By Fr. James E. Shea, C.Ss.R.
Dear Parishioners and Friends:
Once there was an old priest who lived out in the country. He was the shepherd of a poor parish. His people could hardly pay his salary. One year he decided to raise watermelons, and hopefully sell them to supplement his salary. His watermelon enterprise became quite successful. People came from great distances to buy watermelons. The priest was making a great profit. However, he was disturbed by some local kids who would sneak into his watermelon patch at night and eat his watermelons. He had to put a stop to this thievery. He finally came up with a novel idea.
He posted sign at the entrance of the field. The next day, when the kids showed up, they saw the sign which read, “Warning! One of the watermelons in this field has been injected with poisonous cyanide.” The kids didn’t dare pick a watermelon that night. The priest was delighted. He finally scared the rascals off. However, the next night the kids returned. They brought their own sign which they posted next to the priest’s sign. The next morning the priest checked the watermelon patch and noticed the new sign next to his. He stepped close to read what was written. To his dismay, the sign said: “Now there are two.”
Now we have two special days this week. Tuesday is All Saints Day and Wednesday is All Souls day.
In ancient times two men were arrested and convicted for stealing sheep. The magistrate sent both of them to prison for several years. To warn every one of the crimes they committed the magistrate decreed that the letter “S” be branded on their foreheads.
After the men served their prison terms one of them left the area, never to be heard of again. The other man was deeply sorrowful for the crime he committed. He remained in the community and dedicated his life to serve his God and the people. As the years passed, this man had touched everyone. He helped the poor. He visited the sick. He found work for the unemployed. The people grew to love this man. Soon, no one remembered his crime of stealing sheep.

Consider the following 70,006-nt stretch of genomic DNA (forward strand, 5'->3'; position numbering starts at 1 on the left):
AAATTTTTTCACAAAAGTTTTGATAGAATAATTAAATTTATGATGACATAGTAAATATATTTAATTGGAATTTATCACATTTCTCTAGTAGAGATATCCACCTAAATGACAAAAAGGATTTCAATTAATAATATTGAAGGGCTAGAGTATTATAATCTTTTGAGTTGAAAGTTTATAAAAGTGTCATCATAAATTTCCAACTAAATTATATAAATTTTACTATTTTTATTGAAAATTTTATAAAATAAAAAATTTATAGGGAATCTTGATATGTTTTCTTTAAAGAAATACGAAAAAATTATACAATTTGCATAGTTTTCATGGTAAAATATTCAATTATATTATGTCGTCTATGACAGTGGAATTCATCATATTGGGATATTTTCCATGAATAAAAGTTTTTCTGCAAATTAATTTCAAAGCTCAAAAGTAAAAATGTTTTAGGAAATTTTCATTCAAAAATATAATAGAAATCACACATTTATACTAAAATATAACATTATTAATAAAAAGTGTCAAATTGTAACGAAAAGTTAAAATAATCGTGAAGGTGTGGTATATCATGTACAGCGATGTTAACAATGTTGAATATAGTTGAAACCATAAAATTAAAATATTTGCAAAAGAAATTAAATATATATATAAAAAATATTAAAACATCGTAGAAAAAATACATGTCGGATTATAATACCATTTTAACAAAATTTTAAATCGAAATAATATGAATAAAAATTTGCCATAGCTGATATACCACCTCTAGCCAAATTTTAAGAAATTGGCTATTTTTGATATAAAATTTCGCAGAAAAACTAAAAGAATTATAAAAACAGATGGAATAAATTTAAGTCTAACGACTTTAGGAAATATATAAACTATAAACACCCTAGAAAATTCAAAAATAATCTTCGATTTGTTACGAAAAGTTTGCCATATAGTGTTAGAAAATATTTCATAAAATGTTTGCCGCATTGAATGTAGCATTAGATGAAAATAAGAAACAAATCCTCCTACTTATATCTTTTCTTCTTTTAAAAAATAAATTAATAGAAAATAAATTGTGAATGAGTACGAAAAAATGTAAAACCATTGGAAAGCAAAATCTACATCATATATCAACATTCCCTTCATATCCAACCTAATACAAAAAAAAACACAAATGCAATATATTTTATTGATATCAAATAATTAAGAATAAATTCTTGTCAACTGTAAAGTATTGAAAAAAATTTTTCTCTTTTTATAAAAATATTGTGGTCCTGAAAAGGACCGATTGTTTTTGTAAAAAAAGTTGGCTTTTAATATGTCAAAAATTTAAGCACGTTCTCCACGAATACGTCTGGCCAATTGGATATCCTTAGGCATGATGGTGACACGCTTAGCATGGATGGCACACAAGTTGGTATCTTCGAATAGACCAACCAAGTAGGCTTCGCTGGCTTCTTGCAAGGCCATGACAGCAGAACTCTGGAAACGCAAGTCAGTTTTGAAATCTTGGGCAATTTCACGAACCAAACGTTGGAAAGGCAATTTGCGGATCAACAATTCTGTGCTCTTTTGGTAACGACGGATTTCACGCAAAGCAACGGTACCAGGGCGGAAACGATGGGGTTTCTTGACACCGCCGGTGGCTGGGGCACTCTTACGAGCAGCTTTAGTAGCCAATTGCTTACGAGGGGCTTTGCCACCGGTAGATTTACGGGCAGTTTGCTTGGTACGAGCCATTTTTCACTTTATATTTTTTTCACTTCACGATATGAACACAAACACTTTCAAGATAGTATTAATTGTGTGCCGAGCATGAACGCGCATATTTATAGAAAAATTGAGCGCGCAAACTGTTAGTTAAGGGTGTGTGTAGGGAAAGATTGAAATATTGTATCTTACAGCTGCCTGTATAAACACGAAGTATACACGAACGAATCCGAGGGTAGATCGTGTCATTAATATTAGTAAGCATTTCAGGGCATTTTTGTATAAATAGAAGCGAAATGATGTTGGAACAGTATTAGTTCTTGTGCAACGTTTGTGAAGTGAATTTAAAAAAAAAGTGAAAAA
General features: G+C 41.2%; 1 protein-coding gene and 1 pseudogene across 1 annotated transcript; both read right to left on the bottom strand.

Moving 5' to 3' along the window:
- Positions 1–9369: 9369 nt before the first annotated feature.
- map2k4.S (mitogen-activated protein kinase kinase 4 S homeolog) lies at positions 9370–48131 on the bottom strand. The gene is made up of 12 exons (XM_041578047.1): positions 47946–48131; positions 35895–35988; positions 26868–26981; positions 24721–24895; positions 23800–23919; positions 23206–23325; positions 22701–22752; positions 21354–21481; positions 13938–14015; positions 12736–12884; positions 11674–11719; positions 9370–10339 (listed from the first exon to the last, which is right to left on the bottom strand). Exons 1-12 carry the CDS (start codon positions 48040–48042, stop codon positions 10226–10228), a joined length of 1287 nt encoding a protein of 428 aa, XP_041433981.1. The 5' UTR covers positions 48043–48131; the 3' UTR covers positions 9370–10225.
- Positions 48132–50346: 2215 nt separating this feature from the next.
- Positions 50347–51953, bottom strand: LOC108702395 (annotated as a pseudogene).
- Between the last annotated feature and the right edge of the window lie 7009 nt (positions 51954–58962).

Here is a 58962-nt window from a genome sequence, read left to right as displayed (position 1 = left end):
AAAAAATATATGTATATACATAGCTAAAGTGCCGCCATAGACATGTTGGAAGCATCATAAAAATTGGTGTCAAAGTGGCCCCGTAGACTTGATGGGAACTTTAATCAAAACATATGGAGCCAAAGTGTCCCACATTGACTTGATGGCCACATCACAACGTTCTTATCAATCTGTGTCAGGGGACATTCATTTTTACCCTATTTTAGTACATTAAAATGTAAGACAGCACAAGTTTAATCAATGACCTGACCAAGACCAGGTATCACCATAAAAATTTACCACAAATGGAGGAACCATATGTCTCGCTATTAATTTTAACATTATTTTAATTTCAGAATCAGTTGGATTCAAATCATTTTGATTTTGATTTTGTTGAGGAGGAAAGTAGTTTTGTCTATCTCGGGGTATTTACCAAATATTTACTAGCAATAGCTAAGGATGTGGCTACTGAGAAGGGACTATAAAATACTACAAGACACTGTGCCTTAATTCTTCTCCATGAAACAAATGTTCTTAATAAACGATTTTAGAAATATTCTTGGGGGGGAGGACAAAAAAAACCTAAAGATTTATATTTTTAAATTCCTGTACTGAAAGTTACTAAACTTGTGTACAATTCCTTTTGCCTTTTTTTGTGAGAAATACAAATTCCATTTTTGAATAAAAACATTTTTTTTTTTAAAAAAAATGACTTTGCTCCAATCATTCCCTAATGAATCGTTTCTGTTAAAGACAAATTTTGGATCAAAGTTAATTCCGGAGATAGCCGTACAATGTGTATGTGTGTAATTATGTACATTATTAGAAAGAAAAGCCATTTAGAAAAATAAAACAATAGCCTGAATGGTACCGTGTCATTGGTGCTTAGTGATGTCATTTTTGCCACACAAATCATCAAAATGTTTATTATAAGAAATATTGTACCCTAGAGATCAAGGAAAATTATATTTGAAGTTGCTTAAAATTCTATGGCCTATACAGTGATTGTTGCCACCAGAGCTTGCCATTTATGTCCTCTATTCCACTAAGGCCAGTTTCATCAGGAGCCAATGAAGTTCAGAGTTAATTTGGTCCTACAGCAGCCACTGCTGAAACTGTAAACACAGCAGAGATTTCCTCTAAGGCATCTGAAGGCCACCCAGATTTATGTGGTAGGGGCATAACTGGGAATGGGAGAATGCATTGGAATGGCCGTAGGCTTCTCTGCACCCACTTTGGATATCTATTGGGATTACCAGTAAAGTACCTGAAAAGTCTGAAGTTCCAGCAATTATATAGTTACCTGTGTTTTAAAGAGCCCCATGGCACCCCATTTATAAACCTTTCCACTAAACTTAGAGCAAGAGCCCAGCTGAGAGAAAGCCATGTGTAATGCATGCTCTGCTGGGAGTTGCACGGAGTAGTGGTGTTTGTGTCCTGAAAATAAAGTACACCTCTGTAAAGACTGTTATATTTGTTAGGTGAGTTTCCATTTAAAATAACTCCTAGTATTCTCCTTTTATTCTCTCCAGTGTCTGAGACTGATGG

Many years later two small boys were sitting on the front steps of their home when this man passed by. The boys never heard about the crime this man committed. But they noticed the ‘S’ on this forehead. One boy asked the other, “Why do you think he has an ‘S’ on his forehead?” The other boys replied, “I’m not sure but from what my mom says about him, I think it must mean ‘Saint’.”
In the early history of our Church many Christians were martyred for their faith. Rome was the site for Christians to be thrown to the lions. So, the Church set aside two special days to honor these people – All Saints Day and All Souls Day.
In the year 607 Emperor Phocas turned the beautiful Roman Pantheon temple over to the Pope. The Pope quickly removed the statues of Jupiter and the pagan gods and consecrated the Pantheon to all the saints who died from Roman persecutions during the first three centuries. The bones of the martyrs were exhumed from various graves and places in the Pantheon church.
In the 8th century Pope Gragory III decreed that November 1st would be ‘All Saints’ Day. In the 10th century Abbot Ordela of the Cluny monastery declared that November 2nd would be ‘All Souls Day’ to honor all Christians who have died.
The conversion of the soul is the miracle of the moment; the manufacture of a saint is the task of a lifetime. – Alan Redpath
We are not saints because of what we do; we are ‘saints’ because we belong to God.
-Nathaniel Howe said, “The way the world is today, we praise dead saints and we persecute living ones.”
Fr. Jim Shea, C.Ss.R.